He trimmed down to 155 pounds, his ideal racing weight, and quickly started garnering attention in his age group.

Silverstein went on to win the 100-yard dash in the over-75 category at the Penn Relays in 1996. He topped the field in the 100- and 200-meter dashes at the 2000 Tucson Senior Olympics. And he has twice broken the national record for the long jump (in two different age groups).

Today, Silverstein’s fitness routine involves a mile warm-up walk, stretching, five minutes of fast cycling, five minutes on the treadmill, weights for legs and upper body, and plyometrics. That’s before he starts his sprint work. Silverstein goes through that routine three days a week; on his “off” days, he walks on a treadmill. He maintains his weight by scaling back portion sizes as he ages.

When others see him lifting weights or sprinting at the gym, they can’t believe Silverstein is 89 years old. In fact, he can hardly believe it when he’s on the starting line at a track meet. “The competition, the camaraderie — it makes me feel like I’m in college again,” he says.

Silverstein is currently attempting a comeback after a two-year layoff spent tending to his wife, who died last fall after battling lymphoma. But he has managed to start training again, with an eye on the 2009 National Senior Games.

Nothing, he says, makes him feel more alive. And now that he feels this great, nothing is going to convince him to go back to a sedentary low-vitality existence.

Kaeti Hinck

Age: 23
Home: Minneapolis
Former fitness profile: Didn’t recognize herself in her plus-size body
New fit ID: Super-fit runner
Current fitness favorite: Group runs around local lakes
Trigger: Feeling lousy, fatigued and depressed; finding new inspiration


A little over a year ago, running for even 30 seconds left Kaeti Hinck exhausted. Her frenetic lifestyle in college — working two jobs, studying, consuming a diet of fast food, pizza and cola — had left her overweight and lethargic.

“Outside of two required PE classes, I visited the gym a total of three or four times — and some of those were reporting stories for the school newspaper,” she admits. “I’d never identified as an athlete, and I didn’t particularly want to show everyone in the fitness center my fat jiggling around.”

A few half-hearted attempts at workout videos in her dorm room didn’t last long. And by the time Hinck was ready to graduate, her 5-foot-11-inch frame was carrying close to 200 pounds. She ran a mile in 14 minutes — finishing dead last — in her final PE class. Still, the nutrition classes she was taking left an impression, and she renewed her pledge to improve her health once she got her cap and gown.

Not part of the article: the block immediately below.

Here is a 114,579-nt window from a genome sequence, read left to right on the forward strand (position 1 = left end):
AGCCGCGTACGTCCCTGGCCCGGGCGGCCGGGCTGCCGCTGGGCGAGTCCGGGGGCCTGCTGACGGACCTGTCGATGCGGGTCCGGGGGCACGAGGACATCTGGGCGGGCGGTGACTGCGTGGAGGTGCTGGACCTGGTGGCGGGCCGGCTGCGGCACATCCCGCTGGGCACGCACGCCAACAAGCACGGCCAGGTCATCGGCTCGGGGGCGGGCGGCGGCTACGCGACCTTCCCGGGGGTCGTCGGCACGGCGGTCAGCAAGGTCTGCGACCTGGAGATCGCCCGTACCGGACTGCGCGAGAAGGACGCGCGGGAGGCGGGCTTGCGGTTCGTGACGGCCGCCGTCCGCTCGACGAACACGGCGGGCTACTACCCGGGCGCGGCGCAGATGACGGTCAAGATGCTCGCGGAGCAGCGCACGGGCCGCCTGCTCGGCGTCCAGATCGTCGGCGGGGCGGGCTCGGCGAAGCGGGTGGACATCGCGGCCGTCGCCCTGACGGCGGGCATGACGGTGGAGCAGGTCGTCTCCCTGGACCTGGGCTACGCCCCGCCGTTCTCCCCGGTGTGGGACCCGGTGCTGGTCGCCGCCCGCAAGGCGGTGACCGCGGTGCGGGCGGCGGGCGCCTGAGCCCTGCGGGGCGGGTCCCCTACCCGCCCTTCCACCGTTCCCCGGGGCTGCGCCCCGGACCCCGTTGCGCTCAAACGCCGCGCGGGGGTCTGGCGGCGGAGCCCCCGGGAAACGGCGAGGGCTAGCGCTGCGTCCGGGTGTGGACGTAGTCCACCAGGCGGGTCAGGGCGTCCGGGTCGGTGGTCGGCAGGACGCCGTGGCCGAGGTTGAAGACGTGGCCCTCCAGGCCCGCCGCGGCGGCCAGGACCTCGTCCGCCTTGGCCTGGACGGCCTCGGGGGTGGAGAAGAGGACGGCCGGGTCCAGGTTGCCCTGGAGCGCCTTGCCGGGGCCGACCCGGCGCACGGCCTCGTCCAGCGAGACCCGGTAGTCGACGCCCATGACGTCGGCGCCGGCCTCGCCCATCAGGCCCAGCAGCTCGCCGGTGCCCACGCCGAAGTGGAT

“I stopped and really thought about how I felt, and realized that I was miserable — physically and emotionally,” she says. “I felt depressed, fatigued and hopeless.”

Two days after her graduation in May 2007, Hinck found some inspiration — and information — as she began an internship at Experience Life. She started reading back issues of the magazine, stashing away tips that helped her develop a sustainable approach to diet and exercise. “Just making the decision to actually do something about it made me feel better, like I had a plan and that things might be better someday,” she says.

Free of the confinements of kitchenless dorm living, she shopped and cooked for herself, choosing mostly organic whole foods. She cut out soda and high-fructose corn syrup completely — a challenge for someone who was spoon-fed cola as a baby. And she started a walking and running program, knowing she’d be more likely to stick to something that required just shoes and grit.

Her first day out, Hinck ran less than a mile — in 30-second spurts. She felt horrible, but went back the next day. And the next. About six weeks later, she was able to run almost a full mile without stopping. As she built up her mileage, eventually conquering the four-mile circuit around a nearby lake, she began to love running — and the results.

“It was a great feeling to see my body working with me as I lost weight,” she says. “I didn’t feel like I was restricting myself — instead, I focused on giving myself more — more whole foods, more activity, more rest and relaxation. And more than any changes in appearance, I think I benefited most from changing my attitude toward my body. I actually treated it with care and respect, and, as a result, I learned to love my body for exactly what it is.”